Lukoil: if it’s not the chairman of the board of directors, it’s dead
The de jure private company, but de facto controlled by the Kremlin, has lost its third top manager: On 24 October, Vladimir Nekrasov, Chairman of the Board of Directors, died in Moscow. According to the official version, he died of heart failure. At the same time, Russian propaganda reported that the deceased allegedly had a problem with alcohol.
"Legally, Lukoil is a private company. Money was pumped through it to the West. This is atypical behaviour of Russian special services. There are too many obvious things. Either they have lost their edge, or they are preparing for something serious and are covering their tracks," suggested Major General Viktor Yahun, former deputy head of the SBU.
Before Nekrasov, the board of directors was headed by Ravil Maganov. He fell out of a window and died last year. It happened in a Moscow medical facility where the Russian elite is treated. The man was there for a routine check-up. The Russian investigation does not say whether he went out for a walk from the sixth floor window himself or whether someone helped him. They did not find a suicide note, and they did not release the video from the surveillance cameras.
Also last year, billionaire Alexander Subbotin, also a top Lukoil executive, died under mysterious circumstances. The official version is traditional: death from heart failure.
Gazprom: more than a dozen deaths
Gazprom is turning into a real cemetery of the Russian energy industry. The gas monster was a key instrument of the Kremlin's influence on European countries. The plague among its management had several waves. The biggest one was in 2022, just before the full-scale invasion began.
Before that, at the end of January, the head of the company's transport department, Leonid Shulman, was the first to die. He was found dead in the bathroom. Russian security forces immediately claimed that the top manager had committed suicide and left a suicide note.
In the spring, the family of former Gazprombank vice president Vladislav Aveyev was found dead in their luxury apartment in Moscow. He allegedly killed his wife and daughter, and then himself. The Russian Investigative Committee was quick to say that it was nothing out of the ordinary - just a domestic crime. But his former colleague Igor Volobuev is convinced: Avayev was murdered.
In total, more than ten Gazprom top managers have died in the last two years.
"There is no conspiracy here. These are the logical consequences of the shadowy activities of the companies that form Russia's gas empire. And one of the rules of this business is to pay kickbacks to the top. I found the material of a court hearing in Russia in 2013. Managers of a Gazprom contractor were under pressure. They argued in court that they had not transferred anything illegally. They were simply carrying out instructions from Gazprom's management. They were asked to give their names. They replied that they would never give their names and that it would be easier for them to shoot themselves," explained Mykhailo Gonchar, an expert on international energy and security relations.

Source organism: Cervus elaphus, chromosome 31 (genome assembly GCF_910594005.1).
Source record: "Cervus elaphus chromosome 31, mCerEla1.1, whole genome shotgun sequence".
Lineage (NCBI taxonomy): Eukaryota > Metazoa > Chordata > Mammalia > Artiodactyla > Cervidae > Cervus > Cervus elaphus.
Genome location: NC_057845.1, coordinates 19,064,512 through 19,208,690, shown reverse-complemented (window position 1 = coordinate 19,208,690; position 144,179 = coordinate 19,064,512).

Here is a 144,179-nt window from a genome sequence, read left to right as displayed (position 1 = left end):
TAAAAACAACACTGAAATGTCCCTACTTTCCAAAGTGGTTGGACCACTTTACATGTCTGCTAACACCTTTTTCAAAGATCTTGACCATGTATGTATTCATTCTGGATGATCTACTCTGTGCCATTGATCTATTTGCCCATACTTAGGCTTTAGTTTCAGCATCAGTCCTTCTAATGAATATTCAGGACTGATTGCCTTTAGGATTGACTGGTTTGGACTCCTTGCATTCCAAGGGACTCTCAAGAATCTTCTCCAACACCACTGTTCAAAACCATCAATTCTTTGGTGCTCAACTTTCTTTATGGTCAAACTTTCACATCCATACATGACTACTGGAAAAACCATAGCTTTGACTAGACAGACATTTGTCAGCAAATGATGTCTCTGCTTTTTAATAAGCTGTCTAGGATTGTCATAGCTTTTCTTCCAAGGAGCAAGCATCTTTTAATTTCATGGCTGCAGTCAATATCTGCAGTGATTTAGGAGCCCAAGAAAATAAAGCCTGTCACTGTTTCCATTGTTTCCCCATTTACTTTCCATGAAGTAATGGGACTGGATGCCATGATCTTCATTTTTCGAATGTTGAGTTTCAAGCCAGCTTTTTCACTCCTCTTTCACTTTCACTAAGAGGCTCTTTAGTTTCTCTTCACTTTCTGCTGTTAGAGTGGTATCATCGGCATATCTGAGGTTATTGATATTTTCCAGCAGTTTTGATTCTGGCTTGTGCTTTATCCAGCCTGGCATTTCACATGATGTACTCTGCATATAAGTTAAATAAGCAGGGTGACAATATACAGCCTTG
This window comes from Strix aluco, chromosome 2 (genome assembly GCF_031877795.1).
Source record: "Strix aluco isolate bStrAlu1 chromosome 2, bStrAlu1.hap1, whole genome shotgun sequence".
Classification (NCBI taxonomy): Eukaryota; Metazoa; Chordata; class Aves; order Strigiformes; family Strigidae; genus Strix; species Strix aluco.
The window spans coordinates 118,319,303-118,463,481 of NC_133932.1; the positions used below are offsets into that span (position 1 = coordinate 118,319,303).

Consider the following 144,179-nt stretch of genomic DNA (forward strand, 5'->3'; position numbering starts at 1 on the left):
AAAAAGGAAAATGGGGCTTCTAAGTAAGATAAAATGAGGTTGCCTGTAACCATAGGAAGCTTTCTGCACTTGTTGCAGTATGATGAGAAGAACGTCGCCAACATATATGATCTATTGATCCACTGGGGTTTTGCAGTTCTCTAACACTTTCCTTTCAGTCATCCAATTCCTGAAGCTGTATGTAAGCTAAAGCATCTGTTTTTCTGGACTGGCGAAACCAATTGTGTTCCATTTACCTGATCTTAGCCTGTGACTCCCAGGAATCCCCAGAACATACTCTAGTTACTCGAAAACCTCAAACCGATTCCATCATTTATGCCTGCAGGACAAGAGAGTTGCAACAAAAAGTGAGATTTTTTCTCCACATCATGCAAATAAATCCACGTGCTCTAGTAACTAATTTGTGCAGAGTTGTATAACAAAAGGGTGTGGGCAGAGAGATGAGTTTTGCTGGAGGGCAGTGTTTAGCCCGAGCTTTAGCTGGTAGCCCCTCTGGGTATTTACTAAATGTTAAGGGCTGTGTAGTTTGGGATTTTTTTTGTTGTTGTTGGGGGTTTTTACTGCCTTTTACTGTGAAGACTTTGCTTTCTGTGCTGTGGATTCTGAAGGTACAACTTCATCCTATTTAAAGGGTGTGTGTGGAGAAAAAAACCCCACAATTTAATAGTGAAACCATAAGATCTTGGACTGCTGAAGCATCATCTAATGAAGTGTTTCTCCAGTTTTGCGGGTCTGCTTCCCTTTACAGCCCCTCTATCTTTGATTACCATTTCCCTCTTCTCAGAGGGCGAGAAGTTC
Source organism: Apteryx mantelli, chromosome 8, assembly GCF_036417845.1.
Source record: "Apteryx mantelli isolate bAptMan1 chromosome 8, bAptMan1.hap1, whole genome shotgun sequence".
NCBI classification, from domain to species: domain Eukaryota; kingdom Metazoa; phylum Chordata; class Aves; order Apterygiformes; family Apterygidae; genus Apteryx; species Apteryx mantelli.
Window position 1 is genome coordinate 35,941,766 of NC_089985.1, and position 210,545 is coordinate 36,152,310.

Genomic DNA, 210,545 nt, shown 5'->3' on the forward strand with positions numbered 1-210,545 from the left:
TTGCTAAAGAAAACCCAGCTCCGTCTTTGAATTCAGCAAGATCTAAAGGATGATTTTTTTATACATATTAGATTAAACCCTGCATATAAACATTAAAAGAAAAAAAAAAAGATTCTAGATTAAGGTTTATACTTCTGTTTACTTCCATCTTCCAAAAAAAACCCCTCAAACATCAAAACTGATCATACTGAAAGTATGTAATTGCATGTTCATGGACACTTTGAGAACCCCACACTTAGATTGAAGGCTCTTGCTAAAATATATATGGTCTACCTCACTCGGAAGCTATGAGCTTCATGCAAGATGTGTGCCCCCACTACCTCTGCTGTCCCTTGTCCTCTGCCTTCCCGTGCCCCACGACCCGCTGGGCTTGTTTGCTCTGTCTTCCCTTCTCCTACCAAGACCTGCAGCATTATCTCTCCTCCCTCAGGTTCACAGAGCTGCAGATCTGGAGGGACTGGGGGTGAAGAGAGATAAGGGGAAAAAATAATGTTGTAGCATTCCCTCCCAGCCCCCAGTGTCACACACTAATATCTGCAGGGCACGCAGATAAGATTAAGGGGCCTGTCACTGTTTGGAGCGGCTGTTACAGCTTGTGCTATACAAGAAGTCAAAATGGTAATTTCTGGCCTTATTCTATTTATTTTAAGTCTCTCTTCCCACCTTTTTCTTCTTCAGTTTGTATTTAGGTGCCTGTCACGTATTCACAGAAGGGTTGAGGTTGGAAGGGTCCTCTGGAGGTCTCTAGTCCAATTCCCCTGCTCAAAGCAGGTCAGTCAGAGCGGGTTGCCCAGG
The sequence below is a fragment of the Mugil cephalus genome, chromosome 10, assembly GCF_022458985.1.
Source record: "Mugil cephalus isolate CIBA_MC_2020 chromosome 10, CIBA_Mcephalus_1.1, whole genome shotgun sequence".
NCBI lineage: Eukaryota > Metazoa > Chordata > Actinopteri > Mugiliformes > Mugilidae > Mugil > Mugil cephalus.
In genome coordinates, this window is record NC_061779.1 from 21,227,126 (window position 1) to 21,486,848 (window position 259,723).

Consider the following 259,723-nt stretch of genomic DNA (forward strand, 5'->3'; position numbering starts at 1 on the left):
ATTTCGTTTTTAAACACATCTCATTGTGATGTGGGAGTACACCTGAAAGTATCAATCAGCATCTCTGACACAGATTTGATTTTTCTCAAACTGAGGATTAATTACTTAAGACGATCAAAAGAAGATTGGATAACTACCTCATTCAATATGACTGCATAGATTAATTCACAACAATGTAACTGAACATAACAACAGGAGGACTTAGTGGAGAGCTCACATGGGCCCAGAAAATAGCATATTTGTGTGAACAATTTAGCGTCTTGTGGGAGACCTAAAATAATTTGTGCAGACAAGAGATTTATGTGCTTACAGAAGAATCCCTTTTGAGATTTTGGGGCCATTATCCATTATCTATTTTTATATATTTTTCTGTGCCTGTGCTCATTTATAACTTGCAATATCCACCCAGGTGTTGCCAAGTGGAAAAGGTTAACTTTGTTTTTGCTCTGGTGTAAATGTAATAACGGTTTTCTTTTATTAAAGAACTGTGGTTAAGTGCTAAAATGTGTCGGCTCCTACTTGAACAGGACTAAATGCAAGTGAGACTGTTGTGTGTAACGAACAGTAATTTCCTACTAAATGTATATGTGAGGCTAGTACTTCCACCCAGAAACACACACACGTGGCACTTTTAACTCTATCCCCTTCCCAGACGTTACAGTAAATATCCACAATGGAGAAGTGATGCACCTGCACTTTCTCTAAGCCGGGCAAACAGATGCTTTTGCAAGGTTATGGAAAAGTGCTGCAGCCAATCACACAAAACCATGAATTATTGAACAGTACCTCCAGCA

Managers of a number of other Russian companies related to the energy sector have also experienced mysterious deaths.
- Sergei Protosenya, former chief accountant of the Novatek gas production company. The man was found dead with his wife and daughter in a villa in Spain. Protosenya's son said that his family had been murdered;
- Yuriy Voronov, head of the Astra Shipping shipping company. He was found dead with gunshot wounds.
"The schemes to enrich Putin and his regime through this industry are still in place. When company executives start working for themselves or become unwanted witnesses to fraud, they are simply killed. Some of them go abroad with their families, but the Russian Federation's special services physically destroy them. We know that whole families of managers who are dangerous to the Kremlin have been eliminated," says Lieutenant General Vasyl Bohdan, a veteran of the Foreign Intelligence Service of Ukraine.
Energy still keeps Russia afloat
Despite the sanctions, Russia receives considerable income from oil and gas sales. Cooperation in the nuclear energy sector with other countries has not stopped either. The Ukrainian government insists on new restrictions against the Kremlin. The head of the President's Office, Andriy Yermak, is convinced that the European Union should strengthen sanctions against the Russian energy sector in the 12th sanctions package. However, it is known that they will not affect the nuclear industry again.
The Russians have learned how to circumvent bans, particularly in the oil industry. It is a key source of budget revenues. Moscow has created a shadow fleet that helps to conceal the origin of the goods. Restricting the price of oil from Russia (no more than $60) did not produce the expected result either. At least in spite of the sanctions, Russians increased their sales of black gold in autumn.
"In September, Russia's revenues from oil exports reached $18.8 billion, the highest since July last year. In August, the Russian budget returned to a surplus, with recent months showing a significant overall improvement," the Kyiv School of Economics experts said in the report.